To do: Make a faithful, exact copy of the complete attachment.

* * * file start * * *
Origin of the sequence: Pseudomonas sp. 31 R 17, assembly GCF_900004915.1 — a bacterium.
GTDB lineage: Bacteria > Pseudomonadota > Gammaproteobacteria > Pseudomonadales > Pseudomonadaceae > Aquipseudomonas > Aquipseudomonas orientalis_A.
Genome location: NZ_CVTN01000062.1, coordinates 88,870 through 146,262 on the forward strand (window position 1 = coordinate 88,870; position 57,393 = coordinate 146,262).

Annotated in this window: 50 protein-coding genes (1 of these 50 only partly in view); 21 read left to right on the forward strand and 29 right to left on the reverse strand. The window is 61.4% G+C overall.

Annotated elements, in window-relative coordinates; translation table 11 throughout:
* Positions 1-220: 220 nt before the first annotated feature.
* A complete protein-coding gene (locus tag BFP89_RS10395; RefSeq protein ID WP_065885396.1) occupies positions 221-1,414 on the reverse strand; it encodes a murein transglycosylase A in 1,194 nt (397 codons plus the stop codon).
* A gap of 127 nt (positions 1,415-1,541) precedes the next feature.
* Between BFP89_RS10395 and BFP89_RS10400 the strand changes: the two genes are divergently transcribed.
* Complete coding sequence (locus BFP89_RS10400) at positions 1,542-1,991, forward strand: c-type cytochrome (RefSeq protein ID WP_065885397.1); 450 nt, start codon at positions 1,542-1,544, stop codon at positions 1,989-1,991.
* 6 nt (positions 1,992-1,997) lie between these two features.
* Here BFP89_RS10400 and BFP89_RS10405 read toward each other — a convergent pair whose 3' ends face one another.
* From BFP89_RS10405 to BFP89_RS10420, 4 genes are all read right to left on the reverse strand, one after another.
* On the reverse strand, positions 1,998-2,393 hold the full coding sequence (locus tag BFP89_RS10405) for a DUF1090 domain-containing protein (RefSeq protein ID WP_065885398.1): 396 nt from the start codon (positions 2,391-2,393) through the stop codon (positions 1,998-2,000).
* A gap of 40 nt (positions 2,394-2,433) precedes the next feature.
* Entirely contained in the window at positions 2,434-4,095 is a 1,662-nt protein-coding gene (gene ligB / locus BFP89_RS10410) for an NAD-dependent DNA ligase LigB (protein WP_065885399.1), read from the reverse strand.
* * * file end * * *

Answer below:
Origin of the sequence: Pseudomonas sp. 31 R 17, assembly GCF_900004915.1 — a bacterium.
GTDB lineage: Bacteria > Pseudomonadota > Gammaproteobacteria > Pseudomonadales > Pseudomonadaceae > Aquipseudomonas > Aquipseudomonas orientalis_A.
Genome location: NZ_CVTN01000062.1, coordinates 88,870 through 146,262 on the forward strand (window position 1 = coordinate 88,870; position 57,393 = coordinate 146,262).

Annotated in this window: 50 protein-coding genes (1 of these 50 only partly in view); 21 read left to right on the forward strand and 29 right to left on the reverse strand. The window is 61.4% G+C overall.

Annotated elements, in window-relative coordinates; translation table 11 throughout:
* Positions 1-220: 220 nt before the first annotated feature.
* A complete protein-coding gene (locus tag BFP89_RS10395; RefSeq protein ID WP_065885396.1) occupies positions 221-1,414 on the reverse strand; it encodes a murein transglycosylase A in 1,194 nt (397 codons plus the stop codon).
* A gap of 127 nt (positions 1,415-1,541) precedes the next feature.
* Between BFP89_RS10395 and BFP89_RS10400 the strand changes: the two genes are divergently transcribed.
* Complete coding sequence (locus BFP89_RS10400) at positions 1,542-1,991, forward strand: c-type cytochrome (RefSeq protein ID WP_065885397.1); 450 nt, start codon at positions 1,542-1,544, stop codon at positions 1,989-1,991.
* 6 nt (positions 1,992-1,997) lie between these two features.
* Here BFP89_RS10400 and BFP89_RS10405 read toward each other — a convergent pair whose 3' ends face one another.
* From BFP89_RS10405 to BFP89_RS10420, 4 genes are all read right to left on the reverse strand, one after another.
* On the reverse strand, positions 1,998-2,393 hold the full coding sequence (locus tag BFP89_RS10405) for a DUF1090 domain-containing protein (RefSeq protein ID WP_065885398.1): 396 nt from the start codon (positions 2,391-2,393) through the stop codon (positions 1,998-2,000).
* A gap of 40 nt (positions 2,394-2,433) precedes the next feature.
* Entirely contained in the window at positions 2,434-4,095 is a 1,662-nt protein-coding gene (gene ligB / locus BFP89_RS10410) for an NAD-dependent DNA ligase LigB (protein WP_065885399.1), read from the reverse strand.